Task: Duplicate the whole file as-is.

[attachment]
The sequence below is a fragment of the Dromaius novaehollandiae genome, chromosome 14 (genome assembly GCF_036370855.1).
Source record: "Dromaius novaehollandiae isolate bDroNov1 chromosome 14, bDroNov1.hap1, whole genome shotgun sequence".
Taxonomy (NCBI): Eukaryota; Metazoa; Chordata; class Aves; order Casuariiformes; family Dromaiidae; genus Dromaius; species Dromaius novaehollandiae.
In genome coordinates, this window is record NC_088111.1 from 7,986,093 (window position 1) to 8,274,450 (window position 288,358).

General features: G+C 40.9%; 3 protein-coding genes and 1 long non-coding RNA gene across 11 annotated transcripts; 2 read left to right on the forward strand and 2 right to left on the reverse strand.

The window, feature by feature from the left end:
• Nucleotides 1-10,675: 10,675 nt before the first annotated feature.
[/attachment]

The sequence below is a fragment of the Dromaius novaehollandiae genome, chromosome 14 (genome assembly GCF_036370855.1).
Source record: "Dromaius novaehollandiae isolate bDroNov1 chromosome 14, bDroNov1.hap1, whole genome shotgun sequence".
Taxonomy (NCBI): Eukaryota; Metazoa; Chordata; class Aves; order Casuariiformes; family Dromaiidae; genus Dromaius; species Dromaius novaehollandiae.
In genome coordinates, this window is record NC_088111.1 from 7,986,093 (window position 1) to 8,274,450 (window position 288,358).

General features: G+C 40.9%; 3 protein-coding genes and 1 long non-coding RNA gene across 11 annotated transcripts; 2 read left to right on the forward strand and 2 right to left on the reverse strand.

The window, feature by feature from the left end:
• Nucleotides 1-10,675: 10,675 nt before the first annotated feature.